A further reason why many on the left see public choice as a threat to their ideals relates to its’ solution to the problem of special interest power. If the interventions of the state are often captured by corporate special interests -as many left-wingers seem to think they are – then how will social democratic efforts to give the state even more discretionary powers to intervene in markets do anything to undermine the power of these interests. Marxists would, of course, make the even less plausible claim that the only solution to ‘power relations’ is the abolition of private wealth and the monopolisation of all decision-making power in some unspecified public body. From a public choice standpoint, however, if the modern social democratic state is the major source of special interest power then by far the most effective way to reduce this power would be to dismantle the apparatus of anti-competitive intervention in markets. This does not require an egalitarian fantasy land where all inequality is abolished. Rather, it requires a framework of limited government where inequalities which reflect superior performance and entrepreneurial ingenuity are welcomed but where those that reflect the power of crony capitalists, crony union bosses and public sector bureaucrats are reduced to a minimum.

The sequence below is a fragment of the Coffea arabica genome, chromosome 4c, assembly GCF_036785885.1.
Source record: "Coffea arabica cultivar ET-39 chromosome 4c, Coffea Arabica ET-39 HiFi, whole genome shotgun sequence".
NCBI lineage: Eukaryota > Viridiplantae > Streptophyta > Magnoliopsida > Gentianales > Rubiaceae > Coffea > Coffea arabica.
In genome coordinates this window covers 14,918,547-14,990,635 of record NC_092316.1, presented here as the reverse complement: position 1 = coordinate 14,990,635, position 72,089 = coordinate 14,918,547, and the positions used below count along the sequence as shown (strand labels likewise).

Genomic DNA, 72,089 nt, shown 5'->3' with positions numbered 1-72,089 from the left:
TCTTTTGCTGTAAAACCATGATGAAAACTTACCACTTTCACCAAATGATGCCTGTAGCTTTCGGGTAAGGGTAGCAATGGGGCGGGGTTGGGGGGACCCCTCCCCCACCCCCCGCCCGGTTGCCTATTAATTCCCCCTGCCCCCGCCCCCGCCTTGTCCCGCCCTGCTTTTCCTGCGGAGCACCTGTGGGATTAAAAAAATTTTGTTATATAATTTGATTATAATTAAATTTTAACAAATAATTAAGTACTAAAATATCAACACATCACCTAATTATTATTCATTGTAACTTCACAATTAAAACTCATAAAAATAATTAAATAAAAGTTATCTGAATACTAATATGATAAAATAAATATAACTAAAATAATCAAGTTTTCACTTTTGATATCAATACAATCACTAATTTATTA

The third type of reaction to public choice sometimes encountered is one of denial. Faced with the argument that politics is a game where self-interested businesses, labour unions and government bureaucrats use the state to enrich themselves at public expense, some left-wingers respond by denying that this is so. Politics they say is motivated by ‘values’ and this is something that the economistic focus of public choice theory simply doesn’t take account of. I for one have a good deal of sympathy with this line of argument. It seems far too simplistic to maintain that every public policy that exists is there because of special interest forces. To suggest otherwise is to be guilty of a sort of ‘right-wing Marxism’. The problem for left-wingers who make this sort of response to public choice, however, is that it implies that many of the quasi- conspiracy theories that are often their most important mobilisation tactic have to be abandoned as well. Might it just be that that central banks and financial regulators who pursued a policy of loose money and the lowering of lending standards did so because they believed it was the ‘right thing to do’ and not because they were in the pockets of corporate bankers? If politics is really about values and ideas then perhaps we should look to the power of ‘mistaken theories’ (such as Keynesianism and Monetarism) as the cause of government failure rather than the corrupt dealings of the ‘top 1%’.
So, public choice theory poses some difficult questions for ‘the left’. If one takes an ‘interest-based’ view of politics then public choice offers a more plausible account of the way special interests seek and gain power than its leftist rivals – and of how to minimise the threat presented by such interests. If on the other hand one takes the view that ideas matter more than interests then the left is robbed of much of the ‘them versus us’ rhetoric which historically has been one of its most important vehicles of political recruitment.